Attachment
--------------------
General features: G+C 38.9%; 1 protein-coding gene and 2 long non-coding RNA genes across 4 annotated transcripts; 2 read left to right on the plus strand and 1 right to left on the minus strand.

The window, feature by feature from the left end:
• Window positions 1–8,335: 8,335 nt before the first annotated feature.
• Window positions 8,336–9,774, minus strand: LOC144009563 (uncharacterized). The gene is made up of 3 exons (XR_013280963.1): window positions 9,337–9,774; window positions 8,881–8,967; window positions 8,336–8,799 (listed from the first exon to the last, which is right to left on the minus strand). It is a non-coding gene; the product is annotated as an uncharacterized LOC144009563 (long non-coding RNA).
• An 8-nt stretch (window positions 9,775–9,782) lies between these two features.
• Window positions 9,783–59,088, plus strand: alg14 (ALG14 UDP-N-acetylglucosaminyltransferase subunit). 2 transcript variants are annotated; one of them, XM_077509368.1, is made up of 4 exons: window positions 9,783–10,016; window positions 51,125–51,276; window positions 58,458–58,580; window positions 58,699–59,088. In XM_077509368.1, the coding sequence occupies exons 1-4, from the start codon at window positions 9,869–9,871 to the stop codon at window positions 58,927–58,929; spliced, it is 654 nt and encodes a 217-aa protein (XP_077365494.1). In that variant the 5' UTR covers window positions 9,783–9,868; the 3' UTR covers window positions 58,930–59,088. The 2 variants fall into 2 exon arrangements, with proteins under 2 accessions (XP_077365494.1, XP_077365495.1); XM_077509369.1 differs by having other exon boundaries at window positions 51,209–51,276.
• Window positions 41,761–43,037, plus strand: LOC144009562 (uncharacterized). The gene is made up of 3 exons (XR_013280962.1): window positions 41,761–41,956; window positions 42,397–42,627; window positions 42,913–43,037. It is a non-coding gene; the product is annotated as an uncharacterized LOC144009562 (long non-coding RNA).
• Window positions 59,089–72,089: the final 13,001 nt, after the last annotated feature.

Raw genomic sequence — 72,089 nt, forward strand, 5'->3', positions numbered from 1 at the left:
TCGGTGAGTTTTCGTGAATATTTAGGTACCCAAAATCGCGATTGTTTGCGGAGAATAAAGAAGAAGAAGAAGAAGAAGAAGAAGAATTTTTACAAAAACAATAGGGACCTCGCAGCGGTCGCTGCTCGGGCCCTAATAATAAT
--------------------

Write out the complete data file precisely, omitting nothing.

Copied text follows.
General features: G+C 38.9%; 1 protein-coding gene and 2 long non-coding RNA genes across 4 annotated transcripts; 2 read left to right on the plus strand and 1 right to left on the minus strand.

The window, feature by feature from the left end:
• Window positions 1–8,335: 8,335 nt before the first annotated feature.
• Window positions 8,336–9,774, minus strand: LOC144009563 (uncharacterized). The gene is made up of 3 exons (XR_013280963.1): window positions 9,337–9,774; window positions 8,881–8,967; window positions 8,336–8,799 (listed from the first exon to the last, which is right to left on the minus strand). It is a non-coding gene; the product is annotated as an uncharacterized LOC144009563 (long non-coding RNA).
• An 8-nt stretch (window positions 9,775–9,782) lies between these two features.
• Window positions 9,783–59,088, plus strand: alg14 (ALG14 UDP-N-acetylglucosaminyltransferase subunit). 2 transcript variants are annotated; one of them, XM_077509368.1, is made up of 4 exons: window positions 9,783–10,016; window positions 51,125–51,276; window positions 58,458–58,580; window positions 58,699–59,088. In XM_077509368.1, the coding sequence occupies exons 1-4, from the start codon at window positions 9,869–9,871 to the stop codon at window positions 58,927–58,929; spliced, it is 654 nt and encodes a 217-aa protein (XP_077365494.1). In that variant the 5' UTR covers window positions 9,783–9,868; the 3' UTR covers window positions 58,930–59,088. The 2 variants fall into 2 exon arrangements, with proteins under 2 accessions (XP_077365494.1, XP_077365495.1); XM_077509369.1 differs by having other exon boundaries at window positions 51,209–51,276.
• Window positions 41,761–43,037, plus strand: LOC144009562 (uncharacterized). The gene is made up of 3 exons (XR_013280962.1): window positions 41,761–41,956; window positions 42,397–42,627; window positions 42,913–43,037. It is a non-coding gene; the product is annotated as an uncharacterized LOC144009562 (long non-coding RNA).
• Window positions 59,089–72,089: the final 13,001 nt, after the last annotated feature.

Raw genomic sequence — 72,089 nt, forward strand, 5'->3', positions numbered from 1 at the left:
TCGGTGAGTTTTCGTGAATATTTAGGTACCCAAAATCGCGATTGTTTGCGGAGAATAAAGAAGAAGAAGAAGAAGAAGAAGAAGAATTTTTACAAAAACAATAGGGACCTCGCAGCGGTCGCTGCTCGGGCCCTAATAATAAT